Having been reminded of the potency of figure-ground reversal in helping us to see different possibilities, it seems to be cropping up in all sorts of things that I'm reading at the moment around social change.

Positive Deviance is a really interesting concept and approach that we have written about in a previous post. It invites us to make a similar figure-ground reversal by 'upending the conventional wisdom by looking for exceptions to the rule'. These exceptions to the rule are people within communities who already have solutions to apparently intractable problems: rather than looking at what is not working, we shift our attention to the exceptions that are working.

Turbo Charging Volunteering: co-production and public service reform is a really useful publication about co-production written by David Boyle and published by the Centre Forum. It clearly defines co-production as a process ' change power relationships, to give people an equal stake in their services...' and differentiates this from the widespread use of the term co-production in the health service and elsewhere where it is frequently used to simply mean consultation.

There are a number of areas here where we are invited to make a figure-ground reversal. Two that particularly stand out for me are:

Seeing service users not as a drain on an overstretched system, but as a positive, and mostly unused, asset.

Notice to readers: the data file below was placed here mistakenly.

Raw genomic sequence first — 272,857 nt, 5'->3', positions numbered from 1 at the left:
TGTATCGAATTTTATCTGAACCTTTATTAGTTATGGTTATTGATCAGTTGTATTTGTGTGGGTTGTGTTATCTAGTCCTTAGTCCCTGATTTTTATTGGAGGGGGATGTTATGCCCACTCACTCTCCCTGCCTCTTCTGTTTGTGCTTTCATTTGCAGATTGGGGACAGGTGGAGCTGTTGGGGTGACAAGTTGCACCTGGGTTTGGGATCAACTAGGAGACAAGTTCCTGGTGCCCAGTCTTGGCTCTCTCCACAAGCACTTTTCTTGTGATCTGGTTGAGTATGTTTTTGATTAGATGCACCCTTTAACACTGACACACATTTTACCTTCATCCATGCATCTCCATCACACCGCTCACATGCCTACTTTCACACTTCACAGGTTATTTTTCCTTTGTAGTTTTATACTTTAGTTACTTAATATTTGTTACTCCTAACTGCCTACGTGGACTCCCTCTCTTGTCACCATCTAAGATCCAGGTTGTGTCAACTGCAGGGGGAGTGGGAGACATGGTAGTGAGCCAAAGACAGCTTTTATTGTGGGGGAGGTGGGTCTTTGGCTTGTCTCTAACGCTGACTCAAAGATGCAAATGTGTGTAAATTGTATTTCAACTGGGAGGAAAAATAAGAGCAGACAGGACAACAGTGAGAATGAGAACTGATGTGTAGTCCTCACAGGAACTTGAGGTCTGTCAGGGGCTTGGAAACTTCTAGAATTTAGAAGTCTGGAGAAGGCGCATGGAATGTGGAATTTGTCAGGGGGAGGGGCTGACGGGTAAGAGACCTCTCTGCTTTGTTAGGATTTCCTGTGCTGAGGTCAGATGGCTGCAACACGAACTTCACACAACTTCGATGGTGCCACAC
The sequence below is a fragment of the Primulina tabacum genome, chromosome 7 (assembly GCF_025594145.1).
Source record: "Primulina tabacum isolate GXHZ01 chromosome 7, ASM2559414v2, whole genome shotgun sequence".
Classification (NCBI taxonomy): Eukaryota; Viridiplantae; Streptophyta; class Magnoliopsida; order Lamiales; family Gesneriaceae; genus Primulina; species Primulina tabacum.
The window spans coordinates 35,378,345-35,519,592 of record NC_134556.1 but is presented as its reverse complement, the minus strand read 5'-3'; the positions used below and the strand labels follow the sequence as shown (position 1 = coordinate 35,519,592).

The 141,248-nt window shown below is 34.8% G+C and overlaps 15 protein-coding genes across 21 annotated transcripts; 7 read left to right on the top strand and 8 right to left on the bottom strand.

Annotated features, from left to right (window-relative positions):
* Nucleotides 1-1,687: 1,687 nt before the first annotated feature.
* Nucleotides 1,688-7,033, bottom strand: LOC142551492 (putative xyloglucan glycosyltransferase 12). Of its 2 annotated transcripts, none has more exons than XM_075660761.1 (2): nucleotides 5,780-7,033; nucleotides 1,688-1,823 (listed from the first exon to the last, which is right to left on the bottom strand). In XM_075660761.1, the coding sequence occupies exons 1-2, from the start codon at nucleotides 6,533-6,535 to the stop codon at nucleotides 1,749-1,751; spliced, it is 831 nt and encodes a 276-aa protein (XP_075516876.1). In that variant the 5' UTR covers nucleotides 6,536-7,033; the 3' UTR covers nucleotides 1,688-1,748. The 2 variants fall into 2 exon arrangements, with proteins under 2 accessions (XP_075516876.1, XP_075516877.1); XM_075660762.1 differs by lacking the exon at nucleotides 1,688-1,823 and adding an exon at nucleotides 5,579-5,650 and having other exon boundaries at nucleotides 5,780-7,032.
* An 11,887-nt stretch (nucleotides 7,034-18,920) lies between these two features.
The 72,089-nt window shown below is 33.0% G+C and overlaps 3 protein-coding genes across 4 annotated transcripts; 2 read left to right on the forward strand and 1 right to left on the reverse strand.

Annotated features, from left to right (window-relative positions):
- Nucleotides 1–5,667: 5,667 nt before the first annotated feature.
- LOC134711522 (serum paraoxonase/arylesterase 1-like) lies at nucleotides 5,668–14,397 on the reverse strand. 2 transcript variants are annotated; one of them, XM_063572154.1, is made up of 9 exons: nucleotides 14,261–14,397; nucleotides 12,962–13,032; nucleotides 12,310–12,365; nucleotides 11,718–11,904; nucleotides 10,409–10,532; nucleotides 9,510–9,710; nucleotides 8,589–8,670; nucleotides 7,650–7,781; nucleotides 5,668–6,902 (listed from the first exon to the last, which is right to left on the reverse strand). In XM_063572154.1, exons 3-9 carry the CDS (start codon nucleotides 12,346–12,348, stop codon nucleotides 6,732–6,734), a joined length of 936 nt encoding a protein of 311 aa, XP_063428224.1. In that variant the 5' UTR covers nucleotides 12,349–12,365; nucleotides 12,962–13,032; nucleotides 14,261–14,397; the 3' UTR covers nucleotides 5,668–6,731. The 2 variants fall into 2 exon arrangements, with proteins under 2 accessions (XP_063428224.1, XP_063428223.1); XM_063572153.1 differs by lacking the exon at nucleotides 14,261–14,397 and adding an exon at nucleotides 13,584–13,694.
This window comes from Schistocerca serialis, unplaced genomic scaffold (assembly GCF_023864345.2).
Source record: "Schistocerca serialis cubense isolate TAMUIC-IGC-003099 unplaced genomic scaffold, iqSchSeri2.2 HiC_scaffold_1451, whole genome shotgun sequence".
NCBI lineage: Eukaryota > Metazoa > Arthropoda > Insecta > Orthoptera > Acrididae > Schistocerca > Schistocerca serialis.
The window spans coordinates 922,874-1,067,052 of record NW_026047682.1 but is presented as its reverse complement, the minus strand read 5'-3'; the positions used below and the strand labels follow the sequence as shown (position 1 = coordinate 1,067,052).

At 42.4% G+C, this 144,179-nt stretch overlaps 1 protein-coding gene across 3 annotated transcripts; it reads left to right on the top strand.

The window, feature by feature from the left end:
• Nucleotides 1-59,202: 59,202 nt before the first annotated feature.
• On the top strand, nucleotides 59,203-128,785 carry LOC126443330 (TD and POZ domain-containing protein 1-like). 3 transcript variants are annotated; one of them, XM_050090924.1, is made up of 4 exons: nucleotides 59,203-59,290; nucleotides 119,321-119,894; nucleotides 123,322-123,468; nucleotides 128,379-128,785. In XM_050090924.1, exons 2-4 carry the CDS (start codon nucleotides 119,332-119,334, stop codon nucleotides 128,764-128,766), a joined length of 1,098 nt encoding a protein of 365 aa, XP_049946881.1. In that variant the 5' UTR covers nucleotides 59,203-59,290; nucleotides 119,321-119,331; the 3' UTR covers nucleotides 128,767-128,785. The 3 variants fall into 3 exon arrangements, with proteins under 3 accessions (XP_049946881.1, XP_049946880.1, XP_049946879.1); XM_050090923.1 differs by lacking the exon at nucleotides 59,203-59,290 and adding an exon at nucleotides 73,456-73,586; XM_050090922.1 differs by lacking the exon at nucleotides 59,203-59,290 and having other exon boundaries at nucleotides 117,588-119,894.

Changing the mindset from one where family, social networks, mutual support and self help are used to plug the gaps that can't be filled by public services, to one where the first line of support is social networks - this is what a healthy, sustainable community looks like - and public services are used to plug the gaps and meet the needs that can't be met through these networks.

The ability to make this figure-ground reversal, to shift our perception to see things from a completely different perspective is clearly a really important part of enabling exploratory thinking around different possible futures, around the third horizon.

The challenge for us then is, individually and collectively, what are the ways of working, thinking, learning, feeling, doing and being that can support our ability to make this shift and see things differently?

Jan 6 2015 06:34PM by Ashley Baxter

This is more interesting than it appears at first glance. I was initially put off by the long words and buzzwords, but I think I get it,

One danger is the misuse of the figure ground proposals for 'evil' purposes, e.g. the Big Society as exemplified by Lincolnshire County saying "You don't need these overpaid library staff, you bookworms should get together and run the library yourself. If you're reading novels you've clearly got too much time on your hands! Get to work..."